Scientists from the Keck Graduate Institute of Applied Life Sciences and KGI spinout Claremont Biosolutions have been developing point-of-care molecular testing platforms and associated assays for Clostridium difficile, multi-drug-resistant tuberculosis, and herpes simplex virus, representatives from both organizations said recently.
The groups are developing some of these platforms in collaboration and others separately, using different nucleic acid amplification and detection schemes. However, all the platforms will use a common sample-prep cartridge that integrates technology developed by both groups and that performs mechanical lysis of bacterial cells or viruses and non-chemical nucleic acid extraction at a low cost, which is expected to significantly drive down the overall cost of the final systems.
Angelika Niemz, director of research at KGI, provided an update on her group's work at Cambridge Healthtech Institute's Future Diagnostics conference, held last week at the University of California, Irvine.
Niemz framed her presentation around her lab's attempt to develop a truly self-contained, inexpensive, disposable, handheld, sample-to-answer nucleic acid testing device for diagnosing tuberculosis and MDR-TB in the developing world.
She pointed out that one of the most successful molecular diagnostic tests for TB, Cepheid's GeneXpert MTB/RIF, is a "great" test, but that the discounted rate of around $17,000 for the GeneXpert platform under Cepheid's high-burden developing country program is still too expensive for many settings, especially considering the cost of annual maintenance and the need for an air-conditioned laboratory to run the platform.
In contrast, Niemz's group – like many other research groups and diagnostic companies – has been exploring isothermal amplification technologies, as opposed to real-time PCR, to simplify the workflow and reduce the cost of a diagnostic platform by eliminating the need for a thermal cycler.
One technology that the KGI group has been exploring is loop-mediated isothermal amplification, or LAMP, which is owned by Eiken Chemical but used by multiple organizations in molecular diagnostic development, the most successful of which may be Meridian Bioscience's Illumigene-brand tests for C. difficile and group B Streptococcus.
Another isothermal technology — exponential amplification reaction, or EXPAR — was originally developed by KGI scientists, who first described it in a paper in the Proceedings of the National Academy of Sciences in 2003.
According to Niemz, EXPAR is a fast isothermal reaction that uses nicking enzymes to cut recognition sites adjacent to a particular target to achieve target-specific amplification in minutes at a constant temperature of around 60° C.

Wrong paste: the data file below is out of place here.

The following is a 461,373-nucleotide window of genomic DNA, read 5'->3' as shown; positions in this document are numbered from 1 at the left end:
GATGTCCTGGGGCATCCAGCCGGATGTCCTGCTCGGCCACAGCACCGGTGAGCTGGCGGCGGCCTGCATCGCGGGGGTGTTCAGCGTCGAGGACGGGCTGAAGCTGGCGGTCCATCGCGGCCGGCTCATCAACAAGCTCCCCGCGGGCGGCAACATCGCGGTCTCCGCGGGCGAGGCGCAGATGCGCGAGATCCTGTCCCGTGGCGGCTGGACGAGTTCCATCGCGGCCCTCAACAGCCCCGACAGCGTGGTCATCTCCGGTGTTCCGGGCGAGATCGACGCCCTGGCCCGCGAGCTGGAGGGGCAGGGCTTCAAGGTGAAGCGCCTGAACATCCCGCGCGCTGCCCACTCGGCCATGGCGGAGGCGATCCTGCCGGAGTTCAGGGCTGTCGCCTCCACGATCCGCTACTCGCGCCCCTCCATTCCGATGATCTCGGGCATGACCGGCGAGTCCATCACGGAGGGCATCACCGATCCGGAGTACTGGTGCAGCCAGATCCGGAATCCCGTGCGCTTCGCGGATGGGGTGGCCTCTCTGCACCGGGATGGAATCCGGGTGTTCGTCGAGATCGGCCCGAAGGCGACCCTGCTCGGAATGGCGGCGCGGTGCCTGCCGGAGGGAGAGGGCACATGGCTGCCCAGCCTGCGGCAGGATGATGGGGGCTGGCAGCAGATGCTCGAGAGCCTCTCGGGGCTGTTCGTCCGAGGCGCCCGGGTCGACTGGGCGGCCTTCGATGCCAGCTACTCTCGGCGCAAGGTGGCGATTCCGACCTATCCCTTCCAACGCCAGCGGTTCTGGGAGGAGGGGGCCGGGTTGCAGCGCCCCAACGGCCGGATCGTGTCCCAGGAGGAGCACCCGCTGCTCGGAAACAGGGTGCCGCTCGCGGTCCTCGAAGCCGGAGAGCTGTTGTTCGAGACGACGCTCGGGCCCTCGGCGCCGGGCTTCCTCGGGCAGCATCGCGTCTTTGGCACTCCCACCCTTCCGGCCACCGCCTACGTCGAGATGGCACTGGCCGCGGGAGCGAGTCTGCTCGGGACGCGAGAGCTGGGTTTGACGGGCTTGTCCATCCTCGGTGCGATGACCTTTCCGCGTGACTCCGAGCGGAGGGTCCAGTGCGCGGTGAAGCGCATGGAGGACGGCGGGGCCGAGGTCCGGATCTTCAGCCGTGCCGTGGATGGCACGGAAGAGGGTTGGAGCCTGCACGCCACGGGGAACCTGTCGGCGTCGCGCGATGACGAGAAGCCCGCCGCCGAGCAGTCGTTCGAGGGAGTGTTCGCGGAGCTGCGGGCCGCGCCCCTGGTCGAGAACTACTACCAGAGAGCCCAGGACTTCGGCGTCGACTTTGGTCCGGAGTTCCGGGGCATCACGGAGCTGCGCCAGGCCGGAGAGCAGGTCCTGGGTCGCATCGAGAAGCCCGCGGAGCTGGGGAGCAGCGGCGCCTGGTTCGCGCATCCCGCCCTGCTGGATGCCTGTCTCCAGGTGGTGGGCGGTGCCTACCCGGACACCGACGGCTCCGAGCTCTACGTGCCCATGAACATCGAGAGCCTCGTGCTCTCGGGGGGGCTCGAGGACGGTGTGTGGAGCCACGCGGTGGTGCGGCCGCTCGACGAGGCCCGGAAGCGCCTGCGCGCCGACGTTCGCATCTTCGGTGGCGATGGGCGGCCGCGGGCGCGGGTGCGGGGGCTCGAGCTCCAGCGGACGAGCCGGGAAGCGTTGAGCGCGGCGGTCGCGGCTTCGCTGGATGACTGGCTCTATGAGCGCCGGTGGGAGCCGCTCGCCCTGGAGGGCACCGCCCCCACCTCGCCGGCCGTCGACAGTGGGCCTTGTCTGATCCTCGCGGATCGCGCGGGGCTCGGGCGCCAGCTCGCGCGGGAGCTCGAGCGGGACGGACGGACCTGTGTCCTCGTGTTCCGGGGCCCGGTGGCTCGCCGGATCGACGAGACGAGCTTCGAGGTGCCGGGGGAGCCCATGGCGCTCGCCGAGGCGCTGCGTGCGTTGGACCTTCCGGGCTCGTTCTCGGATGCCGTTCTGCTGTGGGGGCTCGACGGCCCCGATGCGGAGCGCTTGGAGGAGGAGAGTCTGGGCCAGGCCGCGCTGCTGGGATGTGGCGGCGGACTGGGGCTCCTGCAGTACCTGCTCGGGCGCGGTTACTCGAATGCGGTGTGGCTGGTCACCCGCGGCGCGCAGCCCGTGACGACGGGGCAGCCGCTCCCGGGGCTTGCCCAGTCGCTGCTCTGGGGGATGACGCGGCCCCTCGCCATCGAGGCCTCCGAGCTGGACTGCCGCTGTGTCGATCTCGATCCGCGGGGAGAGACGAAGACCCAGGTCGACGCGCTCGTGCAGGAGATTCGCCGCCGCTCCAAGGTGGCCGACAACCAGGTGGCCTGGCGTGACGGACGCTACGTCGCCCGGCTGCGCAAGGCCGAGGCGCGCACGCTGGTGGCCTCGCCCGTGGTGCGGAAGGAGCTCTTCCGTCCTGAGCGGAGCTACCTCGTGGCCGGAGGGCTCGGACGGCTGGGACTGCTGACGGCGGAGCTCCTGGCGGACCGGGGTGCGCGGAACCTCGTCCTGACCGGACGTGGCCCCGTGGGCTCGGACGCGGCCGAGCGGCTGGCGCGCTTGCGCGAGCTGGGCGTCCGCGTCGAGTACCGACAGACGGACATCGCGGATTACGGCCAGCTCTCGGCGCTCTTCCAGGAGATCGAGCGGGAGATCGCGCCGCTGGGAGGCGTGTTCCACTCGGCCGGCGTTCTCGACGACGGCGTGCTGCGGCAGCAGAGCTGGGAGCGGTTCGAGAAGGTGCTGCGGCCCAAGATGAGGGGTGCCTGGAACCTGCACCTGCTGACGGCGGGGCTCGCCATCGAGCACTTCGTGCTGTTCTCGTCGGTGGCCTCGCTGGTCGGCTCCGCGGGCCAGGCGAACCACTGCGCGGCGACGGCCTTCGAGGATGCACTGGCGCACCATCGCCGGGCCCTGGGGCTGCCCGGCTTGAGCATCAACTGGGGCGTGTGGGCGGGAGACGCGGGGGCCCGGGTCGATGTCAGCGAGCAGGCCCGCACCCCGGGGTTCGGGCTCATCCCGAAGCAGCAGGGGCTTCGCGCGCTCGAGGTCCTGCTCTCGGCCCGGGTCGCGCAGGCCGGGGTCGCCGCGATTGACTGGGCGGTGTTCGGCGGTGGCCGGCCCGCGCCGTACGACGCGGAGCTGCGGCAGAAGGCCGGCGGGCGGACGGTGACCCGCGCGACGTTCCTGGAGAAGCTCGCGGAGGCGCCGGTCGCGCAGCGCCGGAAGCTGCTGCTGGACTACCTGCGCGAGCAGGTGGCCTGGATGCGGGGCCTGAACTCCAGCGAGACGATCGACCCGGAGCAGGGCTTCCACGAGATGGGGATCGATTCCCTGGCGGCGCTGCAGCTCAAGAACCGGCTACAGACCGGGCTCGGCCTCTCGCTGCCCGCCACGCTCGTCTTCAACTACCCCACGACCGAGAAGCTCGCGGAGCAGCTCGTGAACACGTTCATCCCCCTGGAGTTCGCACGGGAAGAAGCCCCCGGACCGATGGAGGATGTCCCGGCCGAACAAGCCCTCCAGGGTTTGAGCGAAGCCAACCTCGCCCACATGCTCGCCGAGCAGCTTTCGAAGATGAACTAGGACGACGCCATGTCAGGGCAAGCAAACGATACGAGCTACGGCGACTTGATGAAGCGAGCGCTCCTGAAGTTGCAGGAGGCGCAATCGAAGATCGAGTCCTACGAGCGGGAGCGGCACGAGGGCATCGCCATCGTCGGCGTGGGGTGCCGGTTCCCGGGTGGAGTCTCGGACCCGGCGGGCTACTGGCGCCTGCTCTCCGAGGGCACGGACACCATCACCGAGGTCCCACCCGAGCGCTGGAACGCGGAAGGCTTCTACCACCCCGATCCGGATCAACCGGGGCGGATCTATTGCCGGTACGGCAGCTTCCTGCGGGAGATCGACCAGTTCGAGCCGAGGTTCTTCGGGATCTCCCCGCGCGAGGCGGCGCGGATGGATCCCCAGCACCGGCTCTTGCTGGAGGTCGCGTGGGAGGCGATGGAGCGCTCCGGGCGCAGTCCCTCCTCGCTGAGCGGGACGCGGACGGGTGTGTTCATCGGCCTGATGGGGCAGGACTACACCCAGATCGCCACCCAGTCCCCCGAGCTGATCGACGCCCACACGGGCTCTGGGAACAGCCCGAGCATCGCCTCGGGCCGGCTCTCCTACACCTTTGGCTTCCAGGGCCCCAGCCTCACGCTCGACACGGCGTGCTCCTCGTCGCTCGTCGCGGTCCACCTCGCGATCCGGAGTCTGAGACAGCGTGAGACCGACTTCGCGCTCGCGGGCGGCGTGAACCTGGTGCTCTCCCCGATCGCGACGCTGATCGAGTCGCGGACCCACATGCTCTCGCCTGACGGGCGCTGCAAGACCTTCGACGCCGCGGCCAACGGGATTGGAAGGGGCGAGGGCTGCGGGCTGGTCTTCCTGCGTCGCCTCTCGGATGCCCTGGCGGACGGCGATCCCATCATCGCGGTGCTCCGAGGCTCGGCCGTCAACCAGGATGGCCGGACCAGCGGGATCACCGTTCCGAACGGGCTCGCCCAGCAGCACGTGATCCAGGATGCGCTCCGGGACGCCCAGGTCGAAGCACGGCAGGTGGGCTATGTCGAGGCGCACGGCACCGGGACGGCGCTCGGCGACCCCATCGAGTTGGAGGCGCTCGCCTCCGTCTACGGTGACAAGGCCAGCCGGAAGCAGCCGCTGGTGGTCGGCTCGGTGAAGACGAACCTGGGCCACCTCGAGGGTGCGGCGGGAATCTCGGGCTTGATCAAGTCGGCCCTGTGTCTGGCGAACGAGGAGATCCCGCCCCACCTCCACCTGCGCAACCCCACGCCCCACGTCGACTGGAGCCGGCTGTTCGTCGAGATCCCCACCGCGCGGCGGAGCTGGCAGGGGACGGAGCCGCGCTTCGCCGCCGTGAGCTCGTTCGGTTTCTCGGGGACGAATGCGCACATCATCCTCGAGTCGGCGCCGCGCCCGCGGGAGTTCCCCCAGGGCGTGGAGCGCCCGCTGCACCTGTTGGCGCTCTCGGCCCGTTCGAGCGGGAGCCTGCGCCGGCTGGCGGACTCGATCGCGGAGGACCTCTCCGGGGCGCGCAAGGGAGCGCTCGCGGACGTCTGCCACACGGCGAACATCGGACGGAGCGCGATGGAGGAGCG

The KGI group is exploring the use of lateral flow strips — another relatively inexpensive technology — to detect amplicons from both isothermal amplification methods.
However, according to Niemz, the ultimate key to creating a truly inexpensive point-of-care device may be the integrated sample-prep cartridge featuring technologies originally conceived of at KGI and licensed in 2008 to Claremont Bio, which further refined them into commercial products. Claremont spun out of KGI in 2006 and is located in nearby Upland, Calif.
The group's prototype combines mechanical cell lysis and DNA extraction technologies into an injection-molded cartridge that is about the size of an iPhone and includes thermally bonded film pouches — a "retention pouch" and a "pump pouch," Niemz said.
Claremont Bio currently sells the cell lysis and DNA extraction technologies under the brand names OmniLyse and PureLyse, respectively. But, according to Robert Doebler, president and co-founder of the company, the integrated cartridge features proprietary valve technology and electrolytic pumping "so you can now, in an automated fashion, flow sample through the same chamber, turn the valve … and do the wash and the elution."
The technology is different from many other nucleic acid sample prep solutions because "essentially we've miniaturized mechanical cell lysis," Doebler told PCR Insider this week. "There is a micromotor embedded … inside a valve. Our [intellectual property] lies in the fact that we're lysing mechanically — so there's no chemical processing of cells, which eliminates all the wash steps associated with chemical lysis. Now you have a very clean lysis step that can be done in under a minute … and we are currently binding nucleic acid to the same media that is being used to help lyse the cells. So we're killing two birds with one stone."